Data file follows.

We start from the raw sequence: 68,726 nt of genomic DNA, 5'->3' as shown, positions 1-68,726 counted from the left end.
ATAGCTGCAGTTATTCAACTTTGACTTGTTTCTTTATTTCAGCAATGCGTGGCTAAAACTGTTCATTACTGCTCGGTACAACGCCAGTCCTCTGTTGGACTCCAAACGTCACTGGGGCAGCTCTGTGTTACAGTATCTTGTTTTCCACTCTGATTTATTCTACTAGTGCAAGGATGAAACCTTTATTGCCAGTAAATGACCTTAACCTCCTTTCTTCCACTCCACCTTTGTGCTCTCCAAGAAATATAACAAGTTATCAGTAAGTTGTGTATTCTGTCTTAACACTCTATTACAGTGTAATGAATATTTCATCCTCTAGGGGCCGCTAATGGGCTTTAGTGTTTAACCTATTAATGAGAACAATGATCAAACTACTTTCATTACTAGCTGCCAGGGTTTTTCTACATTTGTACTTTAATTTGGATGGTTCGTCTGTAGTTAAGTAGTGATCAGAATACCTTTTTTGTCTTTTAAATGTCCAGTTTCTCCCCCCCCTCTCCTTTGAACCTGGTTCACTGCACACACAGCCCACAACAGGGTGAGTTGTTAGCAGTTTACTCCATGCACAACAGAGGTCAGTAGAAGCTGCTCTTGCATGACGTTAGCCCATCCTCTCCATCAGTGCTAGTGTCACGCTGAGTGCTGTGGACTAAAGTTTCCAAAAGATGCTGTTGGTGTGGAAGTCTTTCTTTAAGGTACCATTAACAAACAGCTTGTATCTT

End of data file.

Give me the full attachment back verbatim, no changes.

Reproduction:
We start from the raw sequence: 68,726 nt of genomic DNA, 5'->3' as shown, positions 1-68,726 counted from the left end.
ATAGCTGCAGTTATTCAACTTTGACTTGTTTCTTTATTTCAGCAATGCGTGGCTAAAACTGTTCATTACTGCTCGGTACAACGCCAGTCCTCTGTTGGACTCCAAACGTCACTGGGGCAGCTCTGTGTTACAGTATCTTGTTTTCCACTCTGATTTATTCTACTAGTGCAAGGATGAAACCTTTATTGCCAGTAAATGACCTTAACCTCCTTTCTTCCACTCCACCTTTGTGCTCTCCAAGAAATATAACAAGTTATCAGTAAGTTGTGTATTCTGTCTTAACACTCTATTACAGTGTAATGAATATTTCATCCTCTAGGGGCCGCTAATGGGCTTTAGTGTTTAACCTATTAATGAGAACAATGATCAAACTACTTTCATTACTAGCTGCCAGGGTTTTTCTACATTTGTACTTTAATTTGGATGGTTCGTCTGTAGTTAAGTAGTGATCAGAATACCTTTTTTGTCTTTTAAATGTCCAGTTTCTCCCCCCCCTCTCCTTTGAACCTGGTTCACTGCACACACAGCCCACAACAGGGTGAGTTGTTAGCAGTTTACTCCATGCACAACAGAGGTCAGTAGAAGCTGCTCTTGCATGACGTTAGCCCATCCTCTCCATCAGTGCTAGTGTCACGCTGAGTGCTGTGGACTAAAGTTTCCAAAAGATGCTGTTGGTGTGGAAGTCTTTCTTTAAGGTACCATTAACAAACAGCTTGTATCTT